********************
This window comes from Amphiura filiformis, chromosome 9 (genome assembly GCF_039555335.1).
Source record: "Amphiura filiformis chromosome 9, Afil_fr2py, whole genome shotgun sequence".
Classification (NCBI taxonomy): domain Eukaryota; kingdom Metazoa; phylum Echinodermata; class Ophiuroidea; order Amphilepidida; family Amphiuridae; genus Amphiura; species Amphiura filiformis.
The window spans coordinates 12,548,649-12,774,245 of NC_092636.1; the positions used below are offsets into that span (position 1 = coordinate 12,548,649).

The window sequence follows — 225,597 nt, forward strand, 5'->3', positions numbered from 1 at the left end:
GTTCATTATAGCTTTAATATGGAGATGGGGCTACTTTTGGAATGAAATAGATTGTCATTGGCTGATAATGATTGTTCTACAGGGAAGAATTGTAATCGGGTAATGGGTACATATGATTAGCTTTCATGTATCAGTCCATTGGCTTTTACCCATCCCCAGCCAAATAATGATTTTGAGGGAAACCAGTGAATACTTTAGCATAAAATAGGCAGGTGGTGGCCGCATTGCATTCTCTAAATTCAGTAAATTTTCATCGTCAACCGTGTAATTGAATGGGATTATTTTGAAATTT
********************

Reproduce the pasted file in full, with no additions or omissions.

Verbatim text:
This window comes from Amphiura filiformis, chromosome 9 (genome assembly GCF_039555335.1).
Source record: "Amphiura filiformis chromosome 9, Afil_fr2py, whole genome shotgun sequence".
Classification (NCBI taxonomy): domain Eukaryota; kingdom Metazoa; phylum Echinodermata; class Ophiuroidea; order Amphilepidida; family Amphiuridae; genus Amphiura; species Amphiura filiformis.
The window spans coordinates 12,548,649-12,774,245 of NC_092636.1; the positions used below are offsets into that span (position 1 = coordinate 12,548,649).

The window sequence follows — 225,597 nt, forward strand, 5'->3', positions numbered from 1 at the left end:
GTTCATTATAGCTTTAATATGGAGATGGGGCTACTTTTGGAATGAAATAGATTGTCATTGGCTGATAATGATTGTTCTACAGGGAAGAATTGTAATCGGGTAATGGGTACATATGATTAGCTTTCATGTATCAGTCCATTGGCTTTTACCCATCCCCAGCCAAATAATGATTTTGAGGGAAACCAGTGAATACTTTAGCATAAAATAGGCAGGTGGTGGCCGCATTGCATTCTCTAAATTCAGTAAATTTTCATCGTCAACCGTGTAATTGAATGGGATTATTTTGAAATTT